1. ## float

Good day

A simple question, whats the difference between :

Code:
`float number = 12.34f;`
and

Code:
`float number = 12.34;`

2. >float number = 12.34f;
This assigns a single precision value to a single precision variable.

>float number = 12.34;

-Prelude

3. that then begs the question, What's the difference between a single precision variable and a double precision variable?

4. A double precision variable has twice the precision of a single precision variable. Isn't that kind of obvious?

5. Actually, double doesn't necissarily mean twice the precission.

6. Yea, but you can't quantify exactly what the difference is, so twice as much as as good as any for a "Duh" question like that.

7. consider a number 3.14285

If you store it in a variable do you want to save it as 3.14 or 3.142.

8. According to my c++ book float uses 7 digits precision and a total of 4 bytes. Does that mean if I write
Code:
`float number = 12.34;`
it uses 7 digits precision and if I write
Code:
`float number = 12.34f;`
it uses 14 digits precision ?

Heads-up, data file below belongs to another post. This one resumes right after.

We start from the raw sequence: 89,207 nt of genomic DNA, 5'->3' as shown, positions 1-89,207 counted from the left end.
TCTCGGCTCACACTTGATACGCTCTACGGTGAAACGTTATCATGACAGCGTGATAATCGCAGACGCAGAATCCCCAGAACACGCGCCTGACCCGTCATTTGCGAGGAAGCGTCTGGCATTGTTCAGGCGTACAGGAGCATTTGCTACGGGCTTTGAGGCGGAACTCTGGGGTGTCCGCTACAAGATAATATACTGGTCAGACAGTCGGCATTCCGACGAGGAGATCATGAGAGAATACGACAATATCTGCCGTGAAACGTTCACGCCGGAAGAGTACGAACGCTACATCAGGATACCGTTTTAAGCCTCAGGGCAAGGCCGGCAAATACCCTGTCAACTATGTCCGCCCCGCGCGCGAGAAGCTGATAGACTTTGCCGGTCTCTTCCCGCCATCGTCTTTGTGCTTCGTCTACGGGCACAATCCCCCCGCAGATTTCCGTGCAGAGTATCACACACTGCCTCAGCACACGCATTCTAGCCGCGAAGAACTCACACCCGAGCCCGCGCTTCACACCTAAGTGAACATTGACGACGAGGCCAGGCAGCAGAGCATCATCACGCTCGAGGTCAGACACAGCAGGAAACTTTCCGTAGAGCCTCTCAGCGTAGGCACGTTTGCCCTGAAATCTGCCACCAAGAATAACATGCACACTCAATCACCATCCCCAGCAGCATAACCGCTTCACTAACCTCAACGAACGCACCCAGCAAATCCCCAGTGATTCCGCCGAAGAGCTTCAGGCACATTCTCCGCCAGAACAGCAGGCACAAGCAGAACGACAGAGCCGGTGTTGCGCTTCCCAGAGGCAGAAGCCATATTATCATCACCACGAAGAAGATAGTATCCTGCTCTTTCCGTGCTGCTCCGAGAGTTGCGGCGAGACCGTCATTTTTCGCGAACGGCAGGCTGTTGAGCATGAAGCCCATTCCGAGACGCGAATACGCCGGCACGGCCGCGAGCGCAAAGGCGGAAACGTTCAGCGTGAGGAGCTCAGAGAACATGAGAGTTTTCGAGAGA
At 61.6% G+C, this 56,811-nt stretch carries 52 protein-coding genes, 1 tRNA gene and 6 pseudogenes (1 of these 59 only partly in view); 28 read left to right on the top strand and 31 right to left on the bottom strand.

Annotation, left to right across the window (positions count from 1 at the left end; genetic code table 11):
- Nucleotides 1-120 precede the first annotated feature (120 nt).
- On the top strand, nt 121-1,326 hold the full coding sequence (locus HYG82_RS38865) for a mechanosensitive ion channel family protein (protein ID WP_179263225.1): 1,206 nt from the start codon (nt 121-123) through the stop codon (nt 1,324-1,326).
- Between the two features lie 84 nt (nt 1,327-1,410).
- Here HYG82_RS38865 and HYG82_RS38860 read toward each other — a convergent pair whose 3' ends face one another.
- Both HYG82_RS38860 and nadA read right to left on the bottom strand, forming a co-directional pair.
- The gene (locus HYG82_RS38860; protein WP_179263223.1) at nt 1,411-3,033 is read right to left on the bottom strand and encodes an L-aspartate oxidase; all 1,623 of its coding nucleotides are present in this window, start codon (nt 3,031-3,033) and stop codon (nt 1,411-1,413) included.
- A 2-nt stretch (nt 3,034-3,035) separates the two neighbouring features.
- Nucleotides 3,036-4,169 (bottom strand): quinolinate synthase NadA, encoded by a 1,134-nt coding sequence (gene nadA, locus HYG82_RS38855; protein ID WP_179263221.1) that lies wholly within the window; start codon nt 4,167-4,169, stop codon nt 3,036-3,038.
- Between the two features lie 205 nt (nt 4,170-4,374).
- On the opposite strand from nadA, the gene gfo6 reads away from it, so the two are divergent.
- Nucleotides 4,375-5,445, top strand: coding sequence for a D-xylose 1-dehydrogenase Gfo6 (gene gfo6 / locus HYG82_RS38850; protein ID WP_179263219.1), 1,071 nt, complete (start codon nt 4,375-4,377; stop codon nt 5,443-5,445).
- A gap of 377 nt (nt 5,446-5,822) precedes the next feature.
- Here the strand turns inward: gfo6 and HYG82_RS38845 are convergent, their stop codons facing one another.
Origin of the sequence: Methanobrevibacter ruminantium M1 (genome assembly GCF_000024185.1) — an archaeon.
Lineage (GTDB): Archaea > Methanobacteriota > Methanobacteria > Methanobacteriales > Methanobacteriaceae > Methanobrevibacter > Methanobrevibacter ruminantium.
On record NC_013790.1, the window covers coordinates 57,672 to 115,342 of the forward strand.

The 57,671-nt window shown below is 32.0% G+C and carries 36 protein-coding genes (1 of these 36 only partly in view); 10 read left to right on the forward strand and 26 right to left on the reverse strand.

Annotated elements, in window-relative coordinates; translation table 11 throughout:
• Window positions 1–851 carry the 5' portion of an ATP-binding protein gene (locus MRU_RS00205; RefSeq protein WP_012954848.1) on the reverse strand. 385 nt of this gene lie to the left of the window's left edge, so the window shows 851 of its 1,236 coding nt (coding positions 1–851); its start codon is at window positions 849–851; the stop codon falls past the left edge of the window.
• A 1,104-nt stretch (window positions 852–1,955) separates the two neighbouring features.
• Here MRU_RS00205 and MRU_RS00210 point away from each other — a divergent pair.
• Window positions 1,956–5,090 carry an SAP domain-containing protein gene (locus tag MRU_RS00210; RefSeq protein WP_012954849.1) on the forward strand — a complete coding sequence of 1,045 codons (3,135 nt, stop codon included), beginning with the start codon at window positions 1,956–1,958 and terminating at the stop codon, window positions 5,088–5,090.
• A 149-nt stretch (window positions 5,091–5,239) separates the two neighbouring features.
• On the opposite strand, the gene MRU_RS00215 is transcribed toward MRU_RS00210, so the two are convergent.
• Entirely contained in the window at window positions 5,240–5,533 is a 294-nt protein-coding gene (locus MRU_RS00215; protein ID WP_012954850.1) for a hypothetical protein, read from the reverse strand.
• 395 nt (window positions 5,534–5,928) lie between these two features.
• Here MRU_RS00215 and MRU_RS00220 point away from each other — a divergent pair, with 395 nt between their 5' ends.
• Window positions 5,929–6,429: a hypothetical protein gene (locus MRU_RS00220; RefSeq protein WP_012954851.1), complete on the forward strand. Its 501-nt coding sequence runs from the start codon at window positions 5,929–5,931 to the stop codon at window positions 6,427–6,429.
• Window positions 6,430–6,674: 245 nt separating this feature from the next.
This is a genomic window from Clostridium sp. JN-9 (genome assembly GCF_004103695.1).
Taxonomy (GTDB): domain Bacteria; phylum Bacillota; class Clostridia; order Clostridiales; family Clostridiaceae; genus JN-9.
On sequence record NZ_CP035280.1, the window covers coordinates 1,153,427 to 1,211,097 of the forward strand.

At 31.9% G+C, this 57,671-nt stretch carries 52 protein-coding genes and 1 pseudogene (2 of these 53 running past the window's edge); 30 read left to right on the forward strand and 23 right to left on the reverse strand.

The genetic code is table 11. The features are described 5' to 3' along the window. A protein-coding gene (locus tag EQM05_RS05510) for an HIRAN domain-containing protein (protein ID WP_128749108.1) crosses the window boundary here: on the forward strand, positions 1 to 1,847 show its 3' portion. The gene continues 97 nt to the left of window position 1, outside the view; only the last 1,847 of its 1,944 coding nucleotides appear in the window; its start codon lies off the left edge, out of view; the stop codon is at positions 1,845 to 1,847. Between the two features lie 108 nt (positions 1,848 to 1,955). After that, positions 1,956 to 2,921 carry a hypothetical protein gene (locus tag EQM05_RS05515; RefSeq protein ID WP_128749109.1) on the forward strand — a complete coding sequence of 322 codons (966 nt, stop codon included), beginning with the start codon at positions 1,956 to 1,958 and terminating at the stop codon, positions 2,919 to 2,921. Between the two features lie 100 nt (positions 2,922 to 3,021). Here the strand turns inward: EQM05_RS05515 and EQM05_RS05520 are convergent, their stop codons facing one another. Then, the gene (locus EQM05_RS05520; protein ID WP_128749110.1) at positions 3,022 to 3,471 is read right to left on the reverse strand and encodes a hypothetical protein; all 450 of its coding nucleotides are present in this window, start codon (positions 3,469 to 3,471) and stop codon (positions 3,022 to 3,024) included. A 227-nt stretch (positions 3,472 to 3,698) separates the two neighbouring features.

9. Originally posted by laasunde
According to my c++ book float uses 7 digits precision and a total of 4 bytes. Does that mean if I write
Code:
`float number = 12.34;`
it uses 7 digits precision and if I write
Code:
`float number = 12.34f;`
it uses 14 digits precision ?
No, the former has more precision than the latter.

10. Originally posted by Polymorphic OOP
No, the former has more precision than the latter.
So this is correct then

float number = 12.34; // 14 digits precision

float number = 12.34f; // 7 digits precision

Both using 4 bytes of memory.

11. Nono, float is usually 4 bytes and double is usually 8 bytes. Notice it's usually -- the standard only says that double has to be greater than or equal to the size and precission of float.

4-byte float is generally accurate to 23 binary digits and 8-byte double is generally accurate to 52 binary digits.